"With house prices having dipped across the country, the yield figures are strengthening, while property availability compared to tenant demand is pushing monthly rents up in the vast majority of regions, although the Northern regions have seen a dip this month"
- Steve Cox - Fleet Mortgages
Specialist buy-to-let lender, Fleet Mortgages has released the latest iteration of its Buy-to-Let Rental Barometer covering Q3 2023 rental yields across England and Wales. In this iteration, the yearly comparison is between Q3 2023 and Q3 2022.
Across all regions of England and Wales, the Barometer shows an annual increase in rental yields for the third quarter in a row, with the total yield for both countries up by 1% to 6.9% against the same quarter in 2022. This is also up 0.6% on the Q2 2023 figure of 6.3%.
Fleet said the same underlying factors continued to drive rental yields, namely an increased demand from tenants, a shortage of available supply, plus a continued dip in house price levels.
For the second quarter in a row, annual yields had increased across every single region, with a 1%-plus increase in three regions – West Midlands, East Anglia and the South East.
Quarter-on-quarter changes were positive in the North East, Yorkshire & Humberside, West Midlands, South West, East Anglia, South East and Greater London; the only quarter-on-quarter dips were seen in the North West and Wales.
The North East of England continues to retain its top regional rental yield figure for the thirteenth consecutive quarter, posting a further improved 9.1% yield. It is East Anglia and the West Midlands however which saw the biggest percentage jump, up 1.3% against the same quarter last year.
This new version of the Rental Barometer continues to include data covering average rates, loan sizes, landlord portfolio numbers and average monthly rental income by region.
With a softening in swap rates, and the decision by the MPC not to raise the Bank Base Rate, Fleet’s product pricing dipped in Q3 this year, with the average rate across its range having fallen from 6.09% in Q2 to 5.74% in Q3.
Fleet’s average loan size increased on the previous quarter, up to £187k from £174k, with the average rental cover at loan origination up from 167% to 177%.
Mortgages for purchase business continued to drop from 32% of Fleet’s total lending to 30% reflecting a diminished level of acquisition, while the number of investment properties owned by landlord borrowers stayed stable at 12.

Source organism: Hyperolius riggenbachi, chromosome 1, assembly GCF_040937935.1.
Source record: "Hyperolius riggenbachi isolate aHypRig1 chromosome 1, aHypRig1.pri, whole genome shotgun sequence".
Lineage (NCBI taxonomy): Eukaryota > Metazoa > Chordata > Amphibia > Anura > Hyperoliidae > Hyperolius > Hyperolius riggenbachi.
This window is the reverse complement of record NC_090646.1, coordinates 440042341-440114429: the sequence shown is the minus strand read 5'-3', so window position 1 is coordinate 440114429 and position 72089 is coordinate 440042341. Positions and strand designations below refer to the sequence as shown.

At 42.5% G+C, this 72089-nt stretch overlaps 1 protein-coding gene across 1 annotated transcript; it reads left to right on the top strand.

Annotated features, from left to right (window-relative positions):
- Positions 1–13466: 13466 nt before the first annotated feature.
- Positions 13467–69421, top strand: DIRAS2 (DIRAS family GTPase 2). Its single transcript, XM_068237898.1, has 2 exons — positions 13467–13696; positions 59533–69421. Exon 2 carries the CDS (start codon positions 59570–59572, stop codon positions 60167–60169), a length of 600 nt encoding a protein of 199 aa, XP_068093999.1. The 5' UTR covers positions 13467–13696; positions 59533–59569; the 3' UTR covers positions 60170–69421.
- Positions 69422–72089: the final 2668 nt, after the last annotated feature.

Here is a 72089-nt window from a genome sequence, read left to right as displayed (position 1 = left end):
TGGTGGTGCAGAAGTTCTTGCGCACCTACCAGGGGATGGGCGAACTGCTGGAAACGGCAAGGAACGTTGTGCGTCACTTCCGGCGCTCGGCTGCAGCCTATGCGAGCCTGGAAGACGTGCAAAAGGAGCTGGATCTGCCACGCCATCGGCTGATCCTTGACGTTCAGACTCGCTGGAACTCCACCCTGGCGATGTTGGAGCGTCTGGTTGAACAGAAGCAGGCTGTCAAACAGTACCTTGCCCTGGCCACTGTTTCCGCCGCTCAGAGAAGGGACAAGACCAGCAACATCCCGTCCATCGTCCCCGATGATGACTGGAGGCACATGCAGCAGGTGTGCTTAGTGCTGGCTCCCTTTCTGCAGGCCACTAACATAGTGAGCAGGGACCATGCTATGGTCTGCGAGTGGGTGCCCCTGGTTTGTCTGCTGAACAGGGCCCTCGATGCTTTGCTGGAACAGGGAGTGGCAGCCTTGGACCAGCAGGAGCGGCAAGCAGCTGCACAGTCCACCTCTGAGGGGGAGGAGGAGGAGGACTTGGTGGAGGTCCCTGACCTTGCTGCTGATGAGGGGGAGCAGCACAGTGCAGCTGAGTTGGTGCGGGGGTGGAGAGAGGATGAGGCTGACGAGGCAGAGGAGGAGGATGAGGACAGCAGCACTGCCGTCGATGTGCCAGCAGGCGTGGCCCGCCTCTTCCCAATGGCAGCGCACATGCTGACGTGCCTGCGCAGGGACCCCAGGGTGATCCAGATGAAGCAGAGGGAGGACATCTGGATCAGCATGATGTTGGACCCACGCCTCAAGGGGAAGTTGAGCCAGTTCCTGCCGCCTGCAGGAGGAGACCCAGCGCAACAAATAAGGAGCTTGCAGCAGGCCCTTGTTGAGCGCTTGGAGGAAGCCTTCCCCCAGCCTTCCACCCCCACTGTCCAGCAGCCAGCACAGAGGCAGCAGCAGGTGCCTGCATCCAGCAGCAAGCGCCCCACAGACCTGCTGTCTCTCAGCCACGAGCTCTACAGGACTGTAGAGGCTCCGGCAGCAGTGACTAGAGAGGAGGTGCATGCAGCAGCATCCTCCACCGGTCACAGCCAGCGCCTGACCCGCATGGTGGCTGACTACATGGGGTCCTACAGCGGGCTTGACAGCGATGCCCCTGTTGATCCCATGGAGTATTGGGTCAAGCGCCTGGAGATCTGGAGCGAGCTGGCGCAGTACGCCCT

The average monthly rent across the regions where Fleet lends was slightly down from £1,380 per month in Q2 to £1,346 per month in this quarter. Rental prices ranged from an average of £678 per month in the North East to £2,457 in Greater London.
Regions in the North – North East, North West, and Yorkshire & Humberside – had all seen a slight drop in rental pricing per month, while all other regions showed an increase against the previous quarter.
Steve Cox, Chief Commercial Officer at Fleet Mortgages, commented:
“Many of the themes that have been evident in the buy-to-let and private rental sector throughout 2023 continue to strengthen, particularly when it comes to demand for purchase versus remortgage activity, meeting affordability challenges, tenant demand, property supply, and the overall impact on yields and rents.
“Unsurprisingly, when you add all this together, we find annual rental yields having grown in every single region compared to last year, and this has resulted in a significant 1% increase in yield for England & Wales as a whole.
“With house prices having dipped across the country, the yield figures are strengthening, while property availability compared to tenant demand is pushing monthly rents up in the vast majority of regions, although the Northern regions have seen a dip this month.
“The outlook, at least for the short-term, looks likely to be very similar, particularly in regions like Greater London, the South West and the South East where a shortage of stock is inevitably leading to higher rental prices.
“While portfolio landlords in particular continue to look for opportunities to purchase more property, those with a smaller private rental sector investment are finding it difficult to make the numbers work. It’s why the percentage of purchase business we conducted in Q3 dipped again to 30% from 32% in the last quarter.
“Overall, we remain totally committed to this sector and have been able to cut product pricing in recent weeks as swap rates dipped slightly, and the markets were calmed by the Bank of England’s decision not to raise the Bank Base Rate at its last meeting.
“More adjustments will be forthcoming if the rate environment continues to be calmer, and if product pricing can move more towards an average 5% rate, then we anticipate business levels will improve as landlords are better able to meet the affordability criteria that come with today’s marketplace.”